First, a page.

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Uses

Hypertension

Nebivolol hydrochloride is used alone or in combination with other classes of antihypertensive agents in the management of hypertension. Although β-adrenergic blocking agents (β-blockers) were previously considered a drug of choice for the initial management of hypertension, most current guidelines no longer recommend these drugs as first-line therapy because of the lack of established superiority over other recommended drug classes and at least one study demonstrating that they may be less effective than angiotensin II receptor antagonists in preventing cardiovascular death, myocardial infarction, or stroke. However, β-blockers may still be considered in hypertensive patients who have a compelling indication (e.g., prior myocardial infarction, ischemic heart disease, heart failure) for their use or as add-on therapy in those who do not respond adequately to the preferred drug classes (angiotensin-converting enzyme [ACE] inhibitors, angiotensin II receptor antagonists, calcium-channel blockers, and thiazide diuretics). and in

Efficacy of nebivolol in the treatment of hypertension has been established in several placebo-controlled studies of 12 weeks' duration in patients with mild to moderate hypertension. In these patients, usual dosages of nebivolol (5-40 mg once daily) as monotherapy decreased placebo-controlled seated systolic blood pressure by about 2.6-11.7 mm Hg and diastolic blood pressure by about 3.2-8.3 mm Hg. In patients whose blood pressure was inadequately controlled by an ACE inhibitor, angiotensin II receptor antagonist, and/or a thiazide diuretic, addition of nebivolol (5-20 mg daily) to the existing antihypertensive regimen resulted in further reductions in blood pressure. Although nebivolol monotherapy reduced blood pressure in black patients, the magnitude of the effect was somewhat smaller in black patients than in Caucasian patients.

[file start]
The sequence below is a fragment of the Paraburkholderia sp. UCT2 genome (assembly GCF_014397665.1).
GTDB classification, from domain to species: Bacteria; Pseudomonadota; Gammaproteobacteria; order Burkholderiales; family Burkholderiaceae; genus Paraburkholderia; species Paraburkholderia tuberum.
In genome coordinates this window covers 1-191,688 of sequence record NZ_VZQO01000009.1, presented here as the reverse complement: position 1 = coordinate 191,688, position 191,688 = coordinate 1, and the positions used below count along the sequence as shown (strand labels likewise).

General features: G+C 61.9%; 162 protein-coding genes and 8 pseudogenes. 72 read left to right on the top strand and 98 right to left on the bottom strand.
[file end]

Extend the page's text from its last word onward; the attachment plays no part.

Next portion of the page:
In general, black hypertensive patients tend to respond better to monotherapy with thiazide diuretics or calcium-channel blocking agents than to monotherapy with ACE inhibitors, angiotensin II receptor antagonists, or β-blockers. Although β-blockers have lowered blood pressure in all races studied, monotherapy with these agents has produced a smaller reduction in blood pressure in black hypertensive patients; however, this population difference in response does not appear to occur during combined therapy with a β-blocker and a thiazide diuretic. and in Comparative studies are needed to determine the relative efficacy of nebivolol and other β-blockers for controlling blood pressure in black patients.

Nebivolol is at least as effective in the management of hypertension as other β-blockers (e.g., atenolol, bisoprolol, metoprolol), calcium-channel blocking agents (e.g., nifedipine, amlodipine), ACE inhibitors (e.g., lisinopril, enalapril), and angiotensin II receptor antagonists (e.g., losartan).

Dosage and Administration

General

Careful monitoring of blood pressure during initial titration or subsequent upward adjustment in dosage of nebivolol is recommended.

The goal of hypertension management and prevention is to achieve and maintain optimal control of blood pressure; specific target levels of blood pressure should be individualized based on consideration of multiple factors, including patient age and comorbidities, and the currently available evidence from clinical studies.